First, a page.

Vestibular neuronitis: causes, symptoms, principles of diagnosis and treatment

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Vestibular neuronitis causes, symptoms, principles of diagnosis and treatment

Vestibular neuronitis is a sudden disease of the vestibular apparatus, which is not dangerous for human life. The main symptoms are acute dizziness with nausea and vomiting, the inability to move independently due to instability. When such symptoms happen to a person, of course, it feels scary, and the person first rushes for medical help. In addition to vestibular neuronitis, a similar clinical picture is observed with a number of other neurological and significantly more dangerous diseases. Only a competent specialist can distinguish them, and sometimes additional research methods are required for this.

For the first time, these symptoms became known to the world back in 1909 thanks to Eric Ruttin. But the medical community became available only in 40 years – in 1949, when the American otorhinolaryngologist Charles Hallpike suggested the term “vestibular neuronitis” and gave a detailed description of the symptoms of the disease.

Among all known causes of so-called vestibular vertigo, acute peripheral vestibulopathy is in third place after Benign Paroxysmal Positional Vertigo (BPPV) and Meniere’s disease, that is, it occurs quite often. The disease is equally common in both men and women, preferring young and middle age (30-60 years), although there are exceptions to this rule


Vestibular neuronitis Causes

The cause of the disease, presumably, is the selective inflammatory process of the vestibular nerve. Selective, because the other nerve fibers of the body remain intact, the fact that remains unclear until today. What causes inflammation of the vestibular nerve? It can be:

  • any virus (especially herpes simplex virus type 1);
  • food poisoning (toxicinfections);
  • infectious-allergic diseases;
  • metabolic disorders.

The role of viruses in the occurence of vestibular neuronitis is practically undeniable at the present time. The fact is that often the symptoms of the disease occur one week after the acute respiratory illness. In addition, vestibular neuronitis is characterized by an epidemic surge in incidence at the end of spring. The cases of occurrence of disease among members of one family with a small interval of time are described.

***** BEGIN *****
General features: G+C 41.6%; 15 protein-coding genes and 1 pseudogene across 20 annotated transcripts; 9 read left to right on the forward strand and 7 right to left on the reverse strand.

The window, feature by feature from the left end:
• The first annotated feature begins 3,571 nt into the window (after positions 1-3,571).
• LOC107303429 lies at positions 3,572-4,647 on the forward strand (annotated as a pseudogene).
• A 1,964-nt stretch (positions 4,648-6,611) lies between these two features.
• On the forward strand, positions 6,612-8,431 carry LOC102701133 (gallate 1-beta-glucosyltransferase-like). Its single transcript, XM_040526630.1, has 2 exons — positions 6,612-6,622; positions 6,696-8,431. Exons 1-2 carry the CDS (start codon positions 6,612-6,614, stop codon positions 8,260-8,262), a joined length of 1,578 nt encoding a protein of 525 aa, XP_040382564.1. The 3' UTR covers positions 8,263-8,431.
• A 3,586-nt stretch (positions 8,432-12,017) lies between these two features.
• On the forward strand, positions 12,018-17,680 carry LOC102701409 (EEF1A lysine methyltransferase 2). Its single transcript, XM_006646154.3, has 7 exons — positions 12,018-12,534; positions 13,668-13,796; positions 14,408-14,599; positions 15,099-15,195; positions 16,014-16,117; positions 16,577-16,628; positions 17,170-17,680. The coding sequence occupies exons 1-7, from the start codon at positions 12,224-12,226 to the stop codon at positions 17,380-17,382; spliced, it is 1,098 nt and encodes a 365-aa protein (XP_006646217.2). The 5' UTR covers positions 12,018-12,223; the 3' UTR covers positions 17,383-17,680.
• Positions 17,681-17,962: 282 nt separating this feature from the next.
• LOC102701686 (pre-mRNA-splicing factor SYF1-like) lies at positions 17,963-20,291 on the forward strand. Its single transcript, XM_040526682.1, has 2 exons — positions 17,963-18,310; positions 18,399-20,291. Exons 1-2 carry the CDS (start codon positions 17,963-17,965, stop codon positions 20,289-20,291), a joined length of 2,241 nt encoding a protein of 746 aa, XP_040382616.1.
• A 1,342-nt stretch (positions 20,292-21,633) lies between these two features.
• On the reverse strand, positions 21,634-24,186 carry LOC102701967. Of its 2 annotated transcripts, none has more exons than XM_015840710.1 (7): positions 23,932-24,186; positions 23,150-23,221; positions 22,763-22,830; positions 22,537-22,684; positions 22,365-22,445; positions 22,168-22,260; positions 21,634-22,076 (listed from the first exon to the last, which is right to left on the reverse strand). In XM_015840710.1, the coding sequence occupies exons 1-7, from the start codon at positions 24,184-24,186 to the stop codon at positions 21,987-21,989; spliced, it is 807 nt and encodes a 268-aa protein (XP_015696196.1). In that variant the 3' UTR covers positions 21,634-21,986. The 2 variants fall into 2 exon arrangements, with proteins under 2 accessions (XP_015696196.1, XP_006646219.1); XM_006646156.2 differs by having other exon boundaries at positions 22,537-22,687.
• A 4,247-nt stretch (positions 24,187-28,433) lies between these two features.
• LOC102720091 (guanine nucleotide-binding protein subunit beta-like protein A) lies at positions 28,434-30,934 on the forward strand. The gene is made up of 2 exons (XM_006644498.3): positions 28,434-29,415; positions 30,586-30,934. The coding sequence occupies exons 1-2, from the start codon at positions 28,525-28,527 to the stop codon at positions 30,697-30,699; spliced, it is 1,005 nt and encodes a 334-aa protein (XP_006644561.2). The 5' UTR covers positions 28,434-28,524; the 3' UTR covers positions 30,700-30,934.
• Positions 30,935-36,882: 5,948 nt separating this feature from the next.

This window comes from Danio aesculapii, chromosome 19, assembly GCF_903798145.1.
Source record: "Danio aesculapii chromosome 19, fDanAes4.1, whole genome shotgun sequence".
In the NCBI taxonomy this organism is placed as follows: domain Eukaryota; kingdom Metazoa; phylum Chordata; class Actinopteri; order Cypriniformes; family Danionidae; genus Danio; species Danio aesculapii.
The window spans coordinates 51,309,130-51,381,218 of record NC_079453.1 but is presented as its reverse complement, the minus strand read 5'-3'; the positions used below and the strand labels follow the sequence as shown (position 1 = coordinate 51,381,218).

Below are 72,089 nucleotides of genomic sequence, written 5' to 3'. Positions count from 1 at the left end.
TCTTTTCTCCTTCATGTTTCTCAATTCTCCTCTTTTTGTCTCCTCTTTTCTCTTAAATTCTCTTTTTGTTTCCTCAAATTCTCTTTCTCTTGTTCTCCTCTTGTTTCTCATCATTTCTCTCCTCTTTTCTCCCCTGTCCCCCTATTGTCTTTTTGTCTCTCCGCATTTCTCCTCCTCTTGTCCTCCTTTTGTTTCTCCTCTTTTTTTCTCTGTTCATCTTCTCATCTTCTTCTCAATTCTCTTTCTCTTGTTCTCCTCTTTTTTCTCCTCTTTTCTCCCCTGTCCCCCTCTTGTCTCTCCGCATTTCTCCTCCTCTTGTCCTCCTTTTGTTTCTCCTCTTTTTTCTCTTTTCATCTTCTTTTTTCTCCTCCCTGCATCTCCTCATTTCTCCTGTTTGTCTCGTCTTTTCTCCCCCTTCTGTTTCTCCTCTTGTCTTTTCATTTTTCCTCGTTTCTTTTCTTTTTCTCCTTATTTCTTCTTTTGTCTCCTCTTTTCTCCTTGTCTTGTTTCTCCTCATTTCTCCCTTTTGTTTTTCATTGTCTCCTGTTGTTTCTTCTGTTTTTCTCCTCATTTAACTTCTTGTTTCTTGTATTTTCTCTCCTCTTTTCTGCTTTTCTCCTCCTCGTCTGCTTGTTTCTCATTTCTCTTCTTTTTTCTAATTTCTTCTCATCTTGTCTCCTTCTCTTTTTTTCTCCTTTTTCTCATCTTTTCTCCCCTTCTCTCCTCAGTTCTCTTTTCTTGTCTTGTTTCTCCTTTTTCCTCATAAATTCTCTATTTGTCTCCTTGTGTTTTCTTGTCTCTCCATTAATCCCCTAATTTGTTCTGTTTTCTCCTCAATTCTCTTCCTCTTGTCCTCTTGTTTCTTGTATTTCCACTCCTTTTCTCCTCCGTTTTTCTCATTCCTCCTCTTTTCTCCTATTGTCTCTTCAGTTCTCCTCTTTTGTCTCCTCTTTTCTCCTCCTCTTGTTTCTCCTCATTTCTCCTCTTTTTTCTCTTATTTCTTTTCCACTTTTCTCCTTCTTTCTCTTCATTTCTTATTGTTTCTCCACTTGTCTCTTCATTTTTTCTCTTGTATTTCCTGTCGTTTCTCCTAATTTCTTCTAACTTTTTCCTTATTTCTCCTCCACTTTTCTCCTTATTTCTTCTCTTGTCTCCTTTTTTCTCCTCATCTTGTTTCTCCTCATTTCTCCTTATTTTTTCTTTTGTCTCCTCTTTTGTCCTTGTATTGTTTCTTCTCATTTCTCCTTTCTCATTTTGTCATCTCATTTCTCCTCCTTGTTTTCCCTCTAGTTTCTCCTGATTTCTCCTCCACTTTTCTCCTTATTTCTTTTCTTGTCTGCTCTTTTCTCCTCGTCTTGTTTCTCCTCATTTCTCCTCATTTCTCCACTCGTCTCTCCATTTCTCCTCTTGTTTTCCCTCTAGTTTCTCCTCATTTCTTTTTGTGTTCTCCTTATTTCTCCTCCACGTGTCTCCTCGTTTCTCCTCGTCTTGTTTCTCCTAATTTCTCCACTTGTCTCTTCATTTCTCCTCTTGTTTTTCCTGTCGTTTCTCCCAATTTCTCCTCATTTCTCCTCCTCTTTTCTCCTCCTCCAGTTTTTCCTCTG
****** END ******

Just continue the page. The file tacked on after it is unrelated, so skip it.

Sometimes the cause of the development of the disease remains unknown, which indicates the end of the unstated nature of the vestibular neuronitis.


Vestibular neuronitis symptoms

Most often, the vestibular neuronitis appears suddenly against a background of seemingly full well-being. The patient has a sharp dizziness, because of which he may even fall. Vertigo is vestibular, which is associated with the defeat of the vestibular nerve itself, characterized by a feeling of rotation of one’s own body in space, by rotating objects around, by falling through or throwing up. Dizziness lasts from several hours to several days, with a tendency to gradually decrease. Symptoms are aggravated by movements of the head and bends of the trunk. But when fixing a glance at one point, dizziness decreases. A few hours or days before the occurrence of such prolonged dizziness, patients may experience short-term feelings of failure or diziness, which are less intense than the main attack.

In addition to dizziness, an attack of vestibular neuronitis is characterized by:

  • nausea and vomiting;
  • violation of equilibrium. Initially, the patient cannot move at all, and then for some time the instability persists while walking, so additional support is needed. The disorder of coordination is characteristic not only for the lower extremities, but also for the upper limbs. Movements become inaccurate, misshapen, they are awkward, which can manifest difficulties in eating, writing, button-closing, lacing shoes and so on.;
  • nystagmus is an involuntary vibrational movement of the eyes. With vestibular neuronitis, nystagmus is directed in one direction – into a healthy one (if one nerve, right or left, is affected). With bilateral vestibular neuronitis, which is extremely rare, nystagmus will be bilateral. The duration of the nystagmus can fluctuate. Spontaneous nystagmus usually lasts several days, provoked by a looking in the healthy side – up to 3 weeks. Sometimes it may seem that the nystagmus has already disappeared, but a study in Frenzel’s special glasses makes it possible to detect it;